Seems to me, the more prosperous and peaceful the times were, in which these tales were written, the increased likelihood that these tales held more to a secular than sacred purpose.
    Which is my reading of the J-material. I have to agree with Harold Bloom, on that point.

    Bloom might well claim that the 'religious' intent, which later authors "found" in J's Yahweh-tales, is a 'weak misreading' of what these tales are actually about.
    (Like trying to turn the content and characters of Shakespeare's Midsummer Night's Dream into the source of something to worship. Into a Solstice 'Scripture.')

    Is all religious lore (from all peoples) just misused secular literature?
  2. Dogbrain

    Dogbrain New Member

    Aug 19, 2008
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    What evidence is there that this "original" version is the original and that it is not merely some modern invention that agrees with the modern author's prejudices?

    And, while on the question of understanding and evidence, does someone who does full-time research in molecular neurogenetics and autism in 2009 qualify to be at least as well informed as a French reporter who is "well read" in the 1980s?
  3. nativeastral

    nativeastral fluffy future

    Apr 6, 2008
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    we know by now that history and historians cannot by all accounts say 'this is the truth, the whole truth and nothing but the truth' hence the necessity for comparative studies; its all inference no? more to the point, would there have been such a separation or modern day infatuation of compartmentalising, such as the 'religious' from the 'secular'. So can be compared to smriti and shruti literature/oral tradition, both pedagogically authoritative, both sacred.
  4. Nick the Pilot

    Nick the Pilot Well-Known Member

    Feb 19, 2007
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    Hi everybody!

    I am a Theosophist, and I thought I would share the Theosophical interpretation of the first couple of sentences in Genesis.

    "In the beginning God created the heaven and the earth."

    In pre-cosmic matter developed/evolved the gods, the heavens and the earth.

    "And the earth was without form...."

    Everything was in absolute rest. Spirit and matter had yet to appear. Forms did not exist. Even formlessness did not exist.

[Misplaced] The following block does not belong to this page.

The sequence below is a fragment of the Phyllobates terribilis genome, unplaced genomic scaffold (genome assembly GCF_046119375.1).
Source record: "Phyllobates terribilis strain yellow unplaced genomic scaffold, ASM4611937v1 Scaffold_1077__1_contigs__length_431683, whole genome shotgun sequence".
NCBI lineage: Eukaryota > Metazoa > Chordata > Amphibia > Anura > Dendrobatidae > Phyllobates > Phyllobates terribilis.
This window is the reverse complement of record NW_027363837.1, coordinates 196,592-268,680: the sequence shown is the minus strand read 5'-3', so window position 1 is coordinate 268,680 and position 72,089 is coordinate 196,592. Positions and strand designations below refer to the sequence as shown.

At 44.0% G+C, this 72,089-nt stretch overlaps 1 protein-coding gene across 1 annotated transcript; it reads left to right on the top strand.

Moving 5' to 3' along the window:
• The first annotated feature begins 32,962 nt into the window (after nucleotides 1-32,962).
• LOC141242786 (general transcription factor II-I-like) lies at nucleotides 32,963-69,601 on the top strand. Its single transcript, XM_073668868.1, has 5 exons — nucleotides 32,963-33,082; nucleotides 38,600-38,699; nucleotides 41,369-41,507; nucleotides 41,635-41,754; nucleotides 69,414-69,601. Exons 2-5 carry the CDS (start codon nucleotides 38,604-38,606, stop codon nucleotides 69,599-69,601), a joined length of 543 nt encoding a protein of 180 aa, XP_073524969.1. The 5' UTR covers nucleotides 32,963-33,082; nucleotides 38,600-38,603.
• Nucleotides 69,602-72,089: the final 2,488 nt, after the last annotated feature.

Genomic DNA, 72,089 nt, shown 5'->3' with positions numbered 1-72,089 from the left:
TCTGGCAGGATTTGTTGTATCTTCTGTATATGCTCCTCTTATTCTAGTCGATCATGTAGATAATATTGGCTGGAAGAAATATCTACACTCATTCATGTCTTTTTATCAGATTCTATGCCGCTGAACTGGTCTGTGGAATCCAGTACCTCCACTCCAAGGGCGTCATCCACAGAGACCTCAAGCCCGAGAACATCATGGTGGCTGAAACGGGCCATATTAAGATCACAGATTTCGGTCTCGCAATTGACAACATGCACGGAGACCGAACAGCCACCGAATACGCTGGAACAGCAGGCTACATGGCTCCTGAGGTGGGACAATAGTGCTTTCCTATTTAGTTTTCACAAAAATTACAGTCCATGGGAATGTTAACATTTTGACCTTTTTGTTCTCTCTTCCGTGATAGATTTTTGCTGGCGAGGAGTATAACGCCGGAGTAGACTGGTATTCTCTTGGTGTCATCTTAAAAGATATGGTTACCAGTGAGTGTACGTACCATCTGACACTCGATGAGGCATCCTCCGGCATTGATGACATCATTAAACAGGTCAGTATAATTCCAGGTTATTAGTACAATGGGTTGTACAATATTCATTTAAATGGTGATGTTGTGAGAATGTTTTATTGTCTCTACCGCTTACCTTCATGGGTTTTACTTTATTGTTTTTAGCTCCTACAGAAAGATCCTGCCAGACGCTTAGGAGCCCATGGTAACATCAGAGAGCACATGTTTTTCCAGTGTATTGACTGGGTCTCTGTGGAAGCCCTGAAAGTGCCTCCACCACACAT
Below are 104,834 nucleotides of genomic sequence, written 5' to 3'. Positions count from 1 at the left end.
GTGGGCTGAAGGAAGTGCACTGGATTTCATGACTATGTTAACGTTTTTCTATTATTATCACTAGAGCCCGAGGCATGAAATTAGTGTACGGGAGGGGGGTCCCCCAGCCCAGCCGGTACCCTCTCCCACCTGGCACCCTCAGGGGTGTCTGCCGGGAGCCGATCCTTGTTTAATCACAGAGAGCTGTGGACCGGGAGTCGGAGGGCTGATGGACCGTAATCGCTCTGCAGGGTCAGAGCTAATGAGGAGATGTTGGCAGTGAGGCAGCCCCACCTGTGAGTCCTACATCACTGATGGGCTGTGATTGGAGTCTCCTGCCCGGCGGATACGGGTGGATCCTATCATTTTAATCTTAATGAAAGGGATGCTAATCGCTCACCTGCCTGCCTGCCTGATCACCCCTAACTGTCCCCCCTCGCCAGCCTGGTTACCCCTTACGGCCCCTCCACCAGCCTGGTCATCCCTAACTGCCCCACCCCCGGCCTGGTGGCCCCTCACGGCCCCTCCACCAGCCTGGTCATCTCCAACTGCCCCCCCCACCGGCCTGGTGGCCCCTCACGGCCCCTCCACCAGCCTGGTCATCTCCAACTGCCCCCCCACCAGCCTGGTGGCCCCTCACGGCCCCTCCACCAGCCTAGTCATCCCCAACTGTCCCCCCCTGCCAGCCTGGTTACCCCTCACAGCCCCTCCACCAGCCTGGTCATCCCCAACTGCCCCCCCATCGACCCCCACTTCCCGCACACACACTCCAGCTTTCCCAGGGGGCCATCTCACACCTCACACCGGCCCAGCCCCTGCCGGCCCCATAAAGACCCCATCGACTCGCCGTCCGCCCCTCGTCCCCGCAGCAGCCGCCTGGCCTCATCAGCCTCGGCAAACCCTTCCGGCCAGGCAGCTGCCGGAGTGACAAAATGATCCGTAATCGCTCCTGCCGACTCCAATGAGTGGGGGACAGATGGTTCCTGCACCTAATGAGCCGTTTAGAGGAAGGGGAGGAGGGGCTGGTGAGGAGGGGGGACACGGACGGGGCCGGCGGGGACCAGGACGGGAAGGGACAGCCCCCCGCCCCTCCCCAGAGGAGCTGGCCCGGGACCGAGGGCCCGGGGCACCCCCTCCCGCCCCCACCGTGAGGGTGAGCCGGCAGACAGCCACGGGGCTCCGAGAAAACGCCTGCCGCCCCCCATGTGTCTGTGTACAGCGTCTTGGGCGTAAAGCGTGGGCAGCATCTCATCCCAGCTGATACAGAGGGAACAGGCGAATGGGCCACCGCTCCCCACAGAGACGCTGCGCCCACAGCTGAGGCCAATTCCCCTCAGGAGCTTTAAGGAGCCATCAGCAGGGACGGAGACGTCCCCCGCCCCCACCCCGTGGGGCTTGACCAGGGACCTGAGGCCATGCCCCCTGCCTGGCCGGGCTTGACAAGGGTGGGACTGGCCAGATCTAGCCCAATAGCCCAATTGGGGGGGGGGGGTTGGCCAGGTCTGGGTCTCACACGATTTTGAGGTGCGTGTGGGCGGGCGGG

"...and void and darkness was upon the face of the deep..."

    First, spirit and matter emerged from within the Absolute.

    "...and the Spirit of God was moving over the face of the waters."

    Spirit then fecundated matter.

    "And God said, "Let there be light"; and there was light."

    “…the Ray [which] dropped at the first thrill of the new "Dawn" into the great Cosmic depths, from which it re-emerges differentiated as Oeaohoo the younger…. He is … the generator of Light and Life…. He is called the "Blazing Dragon of Wisdom…." (Sd vol 1 p 71)
  5. shawn

    shawn New Member

    Feb 28, 2007
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    Historical revisionists are the bane of the mainstream writers of history, but history is the propaganda of the victor.
    So reader beware of all versions as none of it is the whole truth.
    All of our history is loosely based on historical facts which is then spun this way and that, interpreted this way and that, portions having been deleted and other portions being cleverly embroidered in.

    Everything you think you know has a high probability of being a fabrication.
    That alone has more truth to it than most of the Hi-STORIES you know.
  6. bananabrain

    bananabrain awkward squadnik

    Sep 4, 2003
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    the Torah, on the other hand, is not a history book any more than it is, say, a geography book. if you treat it as such, it will inevitably appear odd - to say the least!